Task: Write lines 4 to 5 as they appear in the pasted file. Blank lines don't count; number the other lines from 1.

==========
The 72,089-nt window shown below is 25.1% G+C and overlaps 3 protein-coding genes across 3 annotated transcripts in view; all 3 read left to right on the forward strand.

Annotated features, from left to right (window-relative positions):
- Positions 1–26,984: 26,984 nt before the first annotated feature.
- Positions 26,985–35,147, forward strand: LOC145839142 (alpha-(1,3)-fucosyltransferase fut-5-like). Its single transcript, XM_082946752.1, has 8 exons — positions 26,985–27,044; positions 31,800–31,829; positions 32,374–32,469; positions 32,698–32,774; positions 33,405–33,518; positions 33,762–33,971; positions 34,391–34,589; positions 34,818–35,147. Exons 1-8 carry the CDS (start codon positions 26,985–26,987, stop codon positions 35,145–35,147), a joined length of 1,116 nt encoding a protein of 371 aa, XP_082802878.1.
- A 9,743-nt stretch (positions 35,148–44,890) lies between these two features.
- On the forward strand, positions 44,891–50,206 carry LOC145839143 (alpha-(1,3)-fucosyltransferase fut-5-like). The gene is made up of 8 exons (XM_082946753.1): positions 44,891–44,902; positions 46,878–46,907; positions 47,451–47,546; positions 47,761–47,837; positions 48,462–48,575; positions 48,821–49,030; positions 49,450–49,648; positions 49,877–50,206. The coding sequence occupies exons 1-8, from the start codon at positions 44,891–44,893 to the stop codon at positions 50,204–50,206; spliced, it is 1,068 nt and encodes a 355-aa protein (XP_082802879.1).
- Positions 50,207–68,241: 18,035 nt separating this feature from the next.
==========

- Positions 26,985–35,147, forward strand: LOC145839142 (alpha-(1,3)-fucosyltransferase fut-5-like). Its single transcript, XM_082946752.1, has 8 exons — positions 26,985–27,044; positions 31,800–31,829; positions 32,374–32,469; positions 32,698–32,774; positions 33,405–33,518; positions 33,762–33,971; positions 34,391–34,589; positions 34,818–35,147. Exons 1-8 carry the CDS (start codon positions 26,985–26,987, stop codon positions 35,145–35,147), a joined length of 1,116 nt encoding a protein of 371 aa, XP_082802878.1.
- A 9,743-nt stretch (positions 35,148–44,890) lies between these two features.